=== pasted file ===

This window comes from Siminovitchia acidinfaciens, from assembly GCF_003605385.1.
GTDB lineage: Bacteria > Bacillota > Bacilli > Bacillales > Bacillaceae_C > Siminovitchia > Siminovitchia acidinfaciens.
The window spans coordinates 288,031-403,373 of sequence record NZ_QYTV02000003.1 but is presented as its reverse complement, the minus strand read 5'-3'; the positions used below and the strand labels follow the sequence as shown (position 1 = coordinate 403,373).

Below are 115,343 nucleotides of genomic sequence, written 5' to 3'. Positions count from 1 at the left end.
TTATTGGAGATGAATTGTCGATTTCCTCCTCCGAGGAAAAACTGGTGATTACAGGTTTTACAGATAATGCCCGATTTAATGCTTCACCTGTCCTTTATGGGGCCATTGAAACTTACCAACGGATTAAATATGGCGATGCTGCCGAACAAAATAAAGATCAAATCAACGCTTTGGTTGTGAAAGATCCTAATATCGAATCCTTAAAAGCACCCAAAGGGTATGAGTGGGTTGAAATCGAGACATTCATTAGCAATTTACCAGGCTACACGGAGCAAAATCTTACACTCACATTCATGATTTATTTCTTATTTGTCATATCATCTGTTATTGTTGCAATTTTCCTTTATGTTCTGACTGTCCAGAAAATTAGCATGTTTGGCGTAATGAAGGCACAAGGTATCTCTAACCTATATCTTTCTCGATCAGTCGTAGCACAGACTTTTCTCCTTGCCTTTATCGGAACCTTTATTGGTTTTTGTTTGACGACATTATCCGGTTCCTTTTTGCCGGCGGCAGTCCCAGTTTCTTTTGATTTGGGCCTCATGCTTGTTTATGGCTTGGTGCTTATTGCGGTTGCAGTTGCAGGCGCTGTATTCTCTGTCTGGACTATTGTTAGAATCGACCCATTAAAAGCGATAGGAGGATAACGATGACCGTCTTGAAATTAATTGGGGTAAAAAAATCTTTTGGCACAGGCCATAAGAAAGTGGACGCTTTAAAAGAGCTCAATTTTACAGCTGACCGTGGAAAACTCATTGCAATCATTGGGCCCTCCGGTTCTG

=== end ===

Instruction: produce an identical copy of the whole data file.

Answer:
This window comes from Siminovitchia acidinfaciens, from assembly GCF_003605385.1.
GTDB lineage: Bacteria > Bacillota > Bacilli > Bacillales > Bacillaceae_C > Siminovitchia > Siminovitchia acidinfaciens.
The window spans coordinates 288,031-403,373 of sequence record NZ_QYTV02000003.1 but is presented as its reverse complement, the minus strand read 5'-3'; the positions used below and the strand labels follow the sequence as shown (position 1 = coordinate 403,373).

Below are 115,343 nucleotides of genomic sequence, written 5' to 3'. Positions count from 1 at the left end.
TTATTGGAGATGAATTGTCGATTTCCTCCTCCGAGGAAAAACTGGTGATTACAGGTTTTACAGATAATGCCCGATTTAATGCTTCACCTGTCCTTTATGGGGCCATTGAAACTTACCAACGGATTAAATATGGCGATGCTGCCGAACAAAATAAAGATCAAATCAACGCTTTGGTTGTGAAAGATCCTAATATCGAATCCTTAAAAGCACCCAAAGGGTATGAGTGGGTTGAAATCGAGACATTCATTAGCAATTTACCAGGCTACACGGAGCAAAATCTTACACTCACATTCATGATTTATTTCTTATTTGTCATATCATCTGTTATTGTTGCAATTTTCCTTTATGTTCTGACTGTCCAGAAAATTAGCATGTTTGGCGTAATGAAGGCACAAGGTATCTCTAACCTATATCTTTCTCGATCAGTCGTAGCACAGACTTTTCTCCTTGCCTTTATCGGAACCTTTATTGGTTTTTGTTTGACGACATTATCCGGTTCCTTTTTGCCGGCGGCAGTCCCAGTTTCTTTTGATTTGGGCCTCATGCTTGTTTATGGCTTGGTGCTTATTGCGGTTGCAGTTGCAGGCGCTGTATTCTCTGTCTGGACTATTGTTAGAATCGACCCATTAAAAGCGATAGGAGGATAACGATGACCGTCTTGAAATTAATTGGGGTAAAAAAATCTTTTGGCACAGGCCATAAGAAAGTGGACGCTTTAAAAGAGCTCAATTTTACAGCTGACCGTGGAAAACTCATTGCAATCATTGGGCCCTCCGGTTCTG